The ATPase NSF (N-ethylmaleimide sensitive factor), together with SNAPs (soluble NSF attachment protein), disassembles the SNARE complex into its protein components, making individual SNAREs available for subsequent rounds of fusion.
The proteins of exocytosis: lessons from the sperm model.
Tomes, Mendoza, Argentina. In Biochem J, Mar 2015
The proteins involved in these processes belong to several highly conserved families: Rab GTPases, SNAREs (soluble NSF-attachment protein receptors), α-SNAP (α-NSF attachment protein), NSF (N-ethylmaleimide-sensitive factor), Munc13 and -18, complexins and synaptotagmins.
Cortical Granule Exocytosis Is Mediated by Alpha-SNAP and N-Ethilmaleimide Sensitive Factor in Mouse Oocytes.
Michaut et al., Mendoza, Argentina. In Plos One, 2014
The molecular mechanism of membrane fusion during CGE is still poorly understood and is thought to be mediated by the SNARE pathway; nevertheless, it is unkown if SNAP (acronym for soluble NSF attachment protein) and NSF (acronym for N-ethilmaleimide sensitive factor), two key proteins in the SNARE pathway, mediate CGE in any oocyte model.
Sugar modification inhibits autophagosome-lysosome fusion.
Mizushima, Tokyo, Japan. In Nat Cell Biol, 2014
A genetic screen in Caenorhabditis elegans revealed that O-linked N-acetylglucosamine modification of the SNARE protein SNAP-29 negatively regulates SNARE-dependent fusion between autophagosomes and lysosomes.
The dendritic SNARE fusion machinery involved in AMPARs insertion during long-term potentiation.
Jurado, Baltimore, United States. In Front Cell Neurosci, 2013
Increasing evidence suggests that similarly to neurotransmitter release, AMPARs insertion relies on the formation of a SNARE complex (soluble NSF-attachment protein receptor), whose composition in dendrites has just begun to be elucidated.
Evolutionarily conserved role and physiological relevance of a STX17/Syx17 (syntaxin 17)-containing SNARE complex in autophagosome fusion with endosomes and lysosomes.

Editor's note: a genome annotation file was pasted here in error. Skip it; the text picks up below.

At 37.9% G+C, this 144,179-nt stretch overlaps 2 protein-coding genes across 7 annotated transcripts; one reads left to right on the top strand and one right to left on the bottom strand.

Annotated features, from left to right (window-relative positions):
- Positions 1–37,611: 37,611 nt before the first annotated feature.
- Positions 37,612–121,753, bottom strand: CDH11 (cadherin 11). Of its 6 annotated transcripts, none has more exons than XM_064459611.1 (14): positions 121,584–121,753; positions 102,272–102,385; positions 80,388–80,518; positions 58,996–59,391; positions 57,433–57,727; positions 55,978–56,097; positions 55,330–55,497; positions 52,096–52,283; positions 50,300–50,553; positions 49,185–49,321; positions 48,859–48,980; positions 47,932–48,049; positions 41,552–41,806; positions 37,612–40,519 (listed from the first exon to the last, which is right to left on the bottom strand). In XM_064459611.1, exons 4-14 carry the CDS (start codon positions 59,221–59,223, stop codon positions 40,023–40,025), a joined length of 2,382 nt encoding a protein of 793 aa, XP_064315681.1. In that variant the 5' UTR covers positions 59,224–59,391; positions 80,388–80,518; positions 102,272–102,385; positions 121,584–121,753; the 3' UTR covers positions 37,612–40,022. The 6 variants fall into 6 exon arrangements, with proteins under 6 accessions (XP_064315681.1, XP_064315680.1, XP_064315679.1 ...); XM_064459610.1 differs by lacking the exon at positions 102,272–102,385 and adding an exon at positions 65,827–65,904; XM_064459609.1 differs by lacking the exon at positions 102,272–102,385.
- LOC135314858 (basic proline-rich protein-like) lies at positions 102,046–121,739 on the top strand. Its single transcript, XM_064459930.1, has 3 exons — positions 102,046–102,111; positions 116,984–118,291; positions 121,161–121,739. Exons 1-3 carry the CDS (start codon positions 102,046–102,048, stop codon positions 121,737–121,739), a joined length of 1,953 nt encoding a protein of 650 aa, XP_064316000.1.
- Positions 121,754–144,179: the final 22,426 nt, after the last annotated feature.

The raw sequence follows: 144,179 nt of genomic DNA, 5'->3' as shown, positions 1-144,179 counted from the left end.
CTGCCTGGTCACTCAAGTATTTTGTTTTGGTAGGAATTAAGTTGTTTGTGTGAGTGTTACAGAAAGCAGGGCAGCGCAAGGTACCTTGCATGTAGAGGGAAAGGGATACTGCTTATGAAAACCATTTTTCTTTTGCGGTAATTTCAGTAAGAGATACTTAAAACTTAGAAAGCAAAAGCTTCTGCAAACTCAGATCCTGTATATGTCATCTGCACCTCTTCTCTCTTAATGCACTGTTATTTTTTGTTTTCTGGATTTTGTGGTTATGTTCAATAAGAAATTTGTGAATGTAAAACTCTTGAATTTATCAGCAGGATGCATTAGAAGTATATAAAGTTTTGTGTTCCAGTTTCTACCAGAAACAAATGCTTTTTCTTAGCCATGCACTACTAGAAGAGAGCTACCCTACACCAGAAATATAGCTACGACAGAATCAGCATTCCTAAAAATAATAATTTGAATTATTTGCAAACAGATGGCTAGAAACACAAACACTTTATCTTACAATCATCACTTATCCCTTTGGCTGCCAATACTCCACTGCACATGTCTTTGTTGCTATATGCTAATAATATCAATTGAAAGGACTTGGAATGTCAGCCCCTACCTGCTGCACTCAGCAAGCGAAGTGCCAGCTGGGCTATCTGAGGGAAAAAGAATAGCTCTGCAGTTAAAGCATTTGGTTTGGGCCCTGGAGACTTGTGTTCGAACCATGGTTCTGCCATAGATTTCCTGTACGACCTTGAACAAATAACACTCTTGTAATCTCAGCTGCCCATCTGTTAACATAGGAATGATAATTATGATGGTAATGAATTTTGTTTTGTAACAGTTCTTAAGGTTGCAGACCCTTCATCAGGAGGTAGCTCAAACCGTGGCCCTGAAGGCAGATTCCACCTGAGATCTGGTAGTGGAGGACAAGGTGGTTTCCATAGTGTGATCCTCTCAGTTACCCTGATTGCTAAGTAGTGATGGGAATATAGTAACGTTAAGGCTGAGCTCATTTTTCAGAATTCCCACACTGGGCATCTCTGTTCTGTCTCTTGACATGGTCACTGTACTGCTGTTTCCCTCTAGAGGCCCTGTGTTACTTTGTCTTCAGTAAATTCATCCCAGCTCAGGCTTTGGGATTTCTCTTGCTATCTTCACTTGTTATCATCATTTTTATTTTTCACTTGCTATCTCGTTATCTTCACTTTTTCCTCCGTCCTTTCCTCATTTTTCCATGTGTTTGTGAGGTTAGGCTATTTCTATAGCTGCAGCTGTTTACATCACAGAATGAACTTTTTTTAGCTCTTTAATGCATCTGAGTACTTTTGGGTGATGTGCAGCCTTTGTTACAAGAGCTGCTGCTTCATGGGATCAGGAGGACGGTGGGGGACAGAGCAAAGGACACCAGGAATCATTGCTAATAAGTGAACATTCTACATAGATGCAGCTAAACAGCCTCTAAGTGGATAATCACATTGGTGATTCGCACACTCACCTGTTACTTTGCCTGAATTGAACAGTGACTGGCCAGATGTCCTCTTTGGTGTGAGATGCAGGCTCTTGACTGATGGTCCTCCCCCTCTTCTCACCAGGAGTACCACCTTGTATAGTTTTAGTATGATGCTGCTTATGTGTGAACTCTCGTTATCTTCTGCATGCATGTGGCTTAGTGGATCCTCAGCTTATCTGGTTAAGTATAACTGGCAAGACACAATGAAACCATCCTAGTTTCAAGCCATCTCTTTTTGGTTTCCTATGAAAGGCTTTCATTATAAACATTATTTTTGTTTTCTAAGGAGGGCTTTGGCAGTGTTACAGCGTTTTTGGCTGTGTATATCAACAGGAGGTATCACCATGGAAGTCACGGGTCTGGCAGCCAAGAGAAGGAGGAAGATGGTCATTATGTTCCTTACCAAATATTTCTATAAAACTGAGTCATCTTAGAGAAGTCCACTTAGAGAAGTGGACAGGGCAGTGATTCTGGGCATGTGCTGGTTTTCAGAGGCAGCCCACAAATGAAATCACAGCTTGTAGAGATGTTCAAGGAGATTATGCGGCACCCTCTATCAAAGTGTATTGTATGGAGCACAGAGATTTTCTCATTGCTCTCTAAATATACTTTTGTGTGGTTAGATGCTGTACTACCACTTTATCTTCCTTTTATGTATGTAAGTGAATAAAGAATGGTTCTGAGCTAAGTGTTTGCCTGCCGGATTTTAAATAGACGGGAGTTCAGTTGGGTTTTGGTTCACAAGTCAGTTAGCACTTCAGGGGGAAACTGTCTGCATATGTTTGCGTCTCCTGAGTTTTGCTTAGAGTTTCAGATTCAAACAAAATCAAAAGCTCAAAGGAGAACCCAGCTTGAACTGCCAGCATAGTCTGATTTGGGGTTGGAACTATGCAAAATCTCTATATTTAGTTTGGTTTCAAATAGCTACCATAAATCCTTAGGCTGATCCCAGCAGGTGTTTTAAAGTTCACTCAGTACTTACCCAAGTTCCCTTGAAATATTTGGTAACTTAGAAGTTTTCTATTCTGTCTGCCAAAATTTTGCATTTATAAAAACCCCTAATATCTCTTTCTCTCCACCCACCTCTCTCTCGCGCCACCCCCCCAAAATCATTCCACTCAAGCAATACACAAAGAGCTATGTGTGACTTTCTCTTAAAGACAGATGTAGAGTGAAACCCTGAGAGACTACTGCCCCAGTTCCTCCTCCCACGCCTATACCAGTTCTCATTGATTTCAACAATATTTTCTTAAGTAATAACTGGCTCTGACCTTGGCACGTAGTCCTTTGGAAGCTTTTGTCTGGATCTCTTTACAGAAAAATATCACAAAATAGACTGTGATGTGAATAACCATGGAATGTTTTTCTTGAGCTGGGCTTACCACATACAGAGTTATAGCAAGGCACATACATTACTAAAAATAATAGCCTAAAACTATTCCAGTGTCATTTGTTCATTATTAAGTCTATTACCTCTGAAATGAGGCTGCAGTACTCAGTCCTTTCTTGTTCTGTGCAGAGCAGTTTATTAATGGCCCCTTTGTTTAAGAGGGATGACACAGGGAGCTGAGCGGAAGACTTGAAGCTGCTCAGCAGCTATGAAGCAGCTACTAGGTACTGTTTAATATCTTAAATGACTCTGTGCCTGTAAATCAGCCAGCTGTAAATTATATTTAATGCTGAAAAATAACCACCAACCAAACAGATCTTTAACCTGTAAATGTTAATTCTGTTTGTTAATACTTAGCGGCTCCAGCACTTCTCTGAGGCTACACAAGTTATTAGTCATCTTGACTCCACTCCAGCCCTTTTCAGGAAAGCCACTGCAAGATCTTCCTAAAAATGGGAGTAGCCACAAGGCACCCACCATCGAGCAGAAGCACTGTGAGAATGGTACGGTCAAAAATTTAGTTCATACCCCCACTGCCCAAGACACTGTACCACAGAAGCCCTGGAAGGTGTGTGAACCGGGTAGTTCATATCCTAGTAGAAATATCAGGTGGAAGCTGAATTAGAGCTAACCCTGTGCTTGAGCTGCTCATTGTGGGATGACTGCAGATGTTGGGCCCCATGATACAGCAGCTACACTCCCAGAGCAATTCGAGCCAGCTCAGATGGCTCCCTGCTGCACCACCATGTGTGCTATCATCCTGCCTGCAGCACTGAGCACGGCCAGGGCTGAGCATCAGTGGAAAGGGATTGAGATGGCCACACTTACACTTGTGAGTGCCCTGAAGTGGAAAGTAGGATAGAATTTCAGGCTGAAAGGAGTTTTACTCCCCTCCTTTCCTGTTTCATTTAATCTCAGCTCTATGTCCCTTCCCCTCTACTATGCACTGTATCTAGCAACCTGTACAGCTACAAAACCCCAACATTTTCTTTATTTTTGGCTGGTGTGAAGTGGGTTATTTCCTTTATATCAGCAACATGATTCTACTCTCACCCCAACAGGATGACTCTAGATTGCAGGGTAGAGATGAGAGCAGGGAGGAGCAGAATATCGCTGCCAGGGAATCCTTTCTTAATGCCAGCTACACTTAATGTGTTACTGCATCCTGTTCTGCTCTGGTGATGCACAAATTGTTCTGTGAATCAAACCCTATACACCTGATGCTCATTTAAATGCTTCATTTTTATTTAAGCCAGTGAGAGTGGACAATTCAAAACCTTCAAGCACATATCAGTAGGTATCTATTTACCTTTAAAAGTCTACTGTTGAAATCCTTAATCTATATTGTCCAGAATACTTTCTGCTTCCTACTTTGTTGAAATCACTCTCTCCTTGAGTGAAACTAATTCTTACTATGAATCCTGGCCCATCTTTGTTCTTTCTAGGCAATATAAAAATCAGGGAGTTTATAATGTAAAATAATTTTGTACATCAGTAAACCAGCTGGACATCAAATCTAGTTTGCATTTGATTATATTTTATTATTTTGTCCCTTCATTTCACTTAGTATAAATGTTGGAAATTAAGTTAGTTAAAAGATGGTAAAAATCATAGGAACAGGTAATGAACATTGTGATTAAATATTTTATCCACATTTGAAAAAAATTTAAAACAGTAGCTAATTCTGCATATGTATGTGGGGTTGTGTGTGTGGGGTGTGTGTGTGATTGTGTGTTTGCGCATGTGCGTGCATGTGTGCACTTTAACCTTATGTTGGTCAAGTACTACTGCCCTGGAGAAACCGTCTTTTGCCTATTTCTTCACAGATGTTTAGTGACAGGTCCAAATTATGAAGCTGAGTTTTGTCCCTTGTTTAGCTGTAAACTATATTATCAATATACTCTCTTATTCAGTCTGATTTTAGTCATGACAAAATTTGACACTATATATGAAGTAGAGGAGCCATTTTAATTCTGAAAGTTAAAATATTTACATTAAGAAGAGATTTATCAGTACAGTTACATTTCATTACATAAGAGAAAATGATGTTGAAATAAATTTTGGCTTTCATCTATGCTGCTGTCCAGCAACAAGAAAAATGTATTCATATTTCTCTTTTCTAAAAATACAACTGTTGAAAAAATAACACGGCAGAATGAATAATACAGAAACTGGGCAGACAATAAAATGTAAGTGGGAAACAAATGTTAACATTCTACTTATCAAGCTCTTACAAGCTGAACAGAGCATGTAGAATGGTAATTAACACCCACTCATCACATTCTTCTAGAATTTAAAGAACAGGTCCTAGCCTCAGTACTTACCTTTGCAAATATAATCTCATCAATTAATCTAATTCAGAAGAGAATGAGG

Juhász et al., Budapest, Hungary. In Autophagy, 2013
Two recent papers conclude that STX17/syntaxin 17 (Syx17 in Drosophila) has an evolutionarily conserved role in autophagosome fusion with endosomes and lysosomes, acting in one SNARE complex with SNAP29 (ubisnap in Drosophila) and the endosomal/lysosomal VAMP8 (CG1599/Vamp7 in Drosophila).
CORVET and HOPS tethering complexes - coordinators of endosome and lysosome fusion.
Ungermann et al., Osnabrück, Germany. In J Cell Sci, 2013
Both complexes are heterohexamers; they share four subunits, interact with Rab GTPases and soluble NSF attachment protein receptors (SNAREs) and can tether membranes.
CEDNIK syndrome results from loss-of-function mutations in SNAP29.
Sprecher et al., Tel Aviv-Yafo, Israel. In Br J Dermatol, 2011
a causal relationship between defective function of SNAP29 and the pleiotropic manifestations of CEDNIK syndrome
Loss of SNAP29 impairs endocytic recycling and cell motility.
Horowitz et al., Tel Aviv-Yafo, Israel. In Plos One, 2009
SNAP29 mediated membrane fusion has an important role in endocytic recycling and consequently, in cell motility
A mutation in SNAP29, coding for a SNARE protein involved in intracellular trafficking, causes a novel neurocutaneous syndrome characterized by cerebral dysgenesis, neuropathy, ichthyosis, and palmoplantar keratoderma.
Mandel et al., Haifa, Israel. In Am J Hum Genet, 2005
a SNAP29 mutation codes for a SNARE protein involved in intracellular trafficking and causes a novel neurocutaneous syndrome characterized by cerebral dysgenesis, neuropathy, ichthyosis, and palmoplantar keratoderma
SNAP-29-mediated modulation of synaptic transmission in cultured hippocampal neurons.
Sheng et al., Shanghai, China. In J Biol Chem, 2005
SNAP-29 acts as a negative modulator for neurotransmitter release, probably by slowing recycling of the SNARE-based fusion machinery and synaptic vesicle turnover
Mutually exclusive interactions of EHD1 with GS32 and syndapin II.
Hong et al., Singapore, Singapore. In Mol Membr Biol, 2004
EHD1 may regulate/participate in the functional pathways of both GS32 and syndapin II in a mutual exclusive manner
share on facebooktweetadd +1mail to friends